What are fireworks salespeople up to now anyway?

Nomads have wandered through cities during the last two weeks, sold their goods and departed for lands of milk and honey.

They don't leave a trail, but their wares do – usually ashes, perhaps a foul-smelling odor but always a glowing experience.

Fireworks salespeople have rigorous lives. I recently caught up with one such seller, Smokin' Joe Romancandle. What follows is his normal day:

6 a.m. Wakes up, sings the "Star-Spangled Banner," eats a Pop-Tart and brushes his teeth.

Shark cartilage possesses a mean bite

Last month I was in Wal-Mart, and I aimlessly wandered into the vitamin aisle. There were hundreds of nutritional supplement items, but one caught my attention — shark cartilage.

Unfortunately, the label contained little information pertaining to what the product actually does, such as make one lose weight or grow a dorsal fin.

As a kid, I used to see "Jaws" on my wall at bedtime. Now I see health companies trying to withhold routine information on Jaws' cousins.

Can you keep a secret?

Can you keep a secret?

Last week, I met with a special agent from the Department of Defense. I had my shrubbery costume ready (luckily, there were no dogs around), but it wasn't necessary. The agent led me into a room in the Crawfordsville Armory, looked both ways and closed the door. The questioning was ready to begin.

Truth, justice and the Southern way

Anyone fed up with the government? Ready to turn in your "Made in the U.S.A." clothing? You could have a chance to do just that — if you move south.

Southern Party organizers have registered with the secretaries of state in Florida, Georgia, Texas and Virginia, according to the Associated Press. The party hopes to establish ties in all former Confederate States plus six border states and eventually secede from the Union, a la the Civil War.

Words ... words ...

Last weekend, I was tangled in a crazy game of H-O-R-S-E with my cousins.

For those of you unfamiliar with the game, or think it is somehow tied to the Kentucky Derby, the game is simple. Make a basket (shoot, don't weave), and if the person behind you misses, they get a letter. You keep playing until you spell "horse." There are many versions of the game, including H-O-R-S-E-S, P-I-G, and a personal favorite, D-R-O-M-E-D-A-R-Y.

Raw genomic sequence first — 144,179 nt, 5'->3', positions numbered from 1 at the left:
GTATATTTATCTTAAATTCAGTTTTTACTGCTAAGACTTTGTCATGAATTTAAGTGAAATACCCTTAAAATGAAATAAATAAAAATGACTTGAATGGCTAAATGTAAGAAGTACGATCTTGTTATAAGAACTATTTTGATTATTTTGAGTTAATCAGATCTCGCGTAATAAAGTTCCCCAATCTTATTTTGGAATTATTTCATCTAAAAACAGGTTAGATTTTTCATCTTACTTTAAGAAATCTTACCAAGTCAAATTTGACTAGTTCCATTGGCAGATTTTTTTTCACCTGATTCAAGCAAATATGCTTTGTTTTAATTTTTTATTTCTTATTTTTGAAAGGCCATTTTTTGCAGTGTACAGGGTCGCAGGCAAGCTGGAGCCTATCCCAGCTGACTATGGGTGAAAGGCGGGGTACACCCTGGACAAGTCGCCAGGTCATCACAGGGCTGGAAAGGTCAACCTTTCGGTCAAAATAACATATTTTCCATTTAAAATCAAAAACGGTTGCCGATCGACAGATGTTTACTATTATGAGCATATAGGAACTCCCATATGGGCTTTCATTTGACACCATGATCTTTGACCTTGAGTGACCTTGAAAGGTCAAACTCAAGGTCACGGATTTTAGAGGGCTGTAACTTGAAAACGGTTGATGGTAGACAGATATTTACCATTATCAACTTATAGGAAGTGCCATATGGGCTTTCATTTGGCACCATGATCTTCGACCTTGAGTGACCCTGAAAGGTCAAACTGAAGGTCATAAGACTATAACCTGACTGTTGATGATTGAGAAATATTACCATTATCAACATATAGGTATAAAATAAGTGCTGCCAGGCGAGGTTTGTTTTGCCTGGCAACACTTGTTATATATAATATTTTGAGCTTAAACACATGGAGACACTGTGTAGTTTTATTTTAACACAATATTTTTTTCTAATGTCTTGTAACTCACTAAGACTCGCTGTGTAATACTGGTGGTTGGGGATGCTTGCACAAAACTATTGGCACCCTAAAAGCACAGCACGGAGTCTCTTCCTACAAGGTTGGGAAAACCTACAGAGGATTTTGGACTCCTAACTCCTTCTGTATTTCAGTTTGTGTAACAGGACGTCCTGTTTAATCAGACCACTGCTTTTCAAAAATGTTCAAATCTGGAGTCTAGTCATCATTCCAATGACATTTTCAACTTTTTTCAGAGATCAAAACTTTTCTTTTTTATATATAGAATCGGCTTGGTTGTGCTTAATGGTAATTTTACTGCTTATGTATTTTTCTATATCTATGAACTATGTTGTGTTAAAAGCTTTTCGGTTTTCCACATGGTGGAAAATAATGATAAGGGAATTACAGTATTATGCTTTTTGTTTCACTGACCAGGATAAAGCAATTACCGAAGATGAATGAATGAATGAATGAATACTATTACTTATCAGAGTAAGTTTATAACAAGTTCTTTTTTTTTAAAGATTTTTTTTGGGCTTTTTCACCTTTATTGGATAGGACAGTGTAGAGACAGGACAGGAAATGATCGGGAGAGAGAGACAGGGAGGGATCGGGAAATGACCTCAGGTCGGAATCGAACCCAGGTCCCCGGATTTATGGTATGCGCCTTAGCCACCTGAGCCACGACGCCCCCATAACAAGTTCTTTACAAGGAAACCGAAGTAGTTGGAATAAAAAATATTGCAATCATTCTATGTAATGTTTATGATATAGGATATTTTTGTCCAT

But which is more important to the game – athletic skill to make a shot, or being able to spell?

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Random News

Bush, Kerry squeak past the tortoise

With the presidential election nearing faster than teenage girls swarming the New Kids on the Block, it's time to make a decision. But why bother going to the polls when there are so many more interesting things going on, like National Fig Week? That's why I've put together for you Ben's Grab Bag of Political Information.

'Get Real' book release tonight!

Fellow Baltimore writer Spencer Compton will be sharing commentary from his new book, "Get Real" at 7pm tonight (Oct. 26) at Red Emma's Bookstore and Coffee House.

Learning the guitar made easier

Let me stop you first before you begin reading this brief story. This isn't a tale about how a 6-year-old became so good at the video game "Guitar Hero" that he is now joining the Led Zepplin revival tour.

While "Guitar Hero" is an option for someone who is mildly interested in the guitar, it's not going to be a "Stairway to Heaven" and teach actual chords and music. A Fretlight Guitar, however, could be the answer to teaching yourself how to play.

Gates ready to get out of court, go hang with Arnold

This might be too grandiose of an idea, but I thought

I would try to explain the U.S. vs. Microsoft case in

one tiny column. So if you have been following the case

closely and do not need an explanation, feel free to

take this opportunity to play the

Lucky Dollars game.

For those of you still with me (I hope it's at least

Grandparents column revisited

My grandmother (mom's mom) recently passed away at age 90, so I wanted to display this article I wrote about my grandparents six years ago. At this point, I still have my dad's parents to spend time with, which actually, I hope to do tomorrow.

(This column was originally published in the Crawfordsville Journal Review on March 19, 1999)

There are at least 56,828 things to do during spring break. If you have a credit card, or know how to use a stolen one, the number grows exponentially. But there is one activity that rarely gets a lot of hype this time of year.

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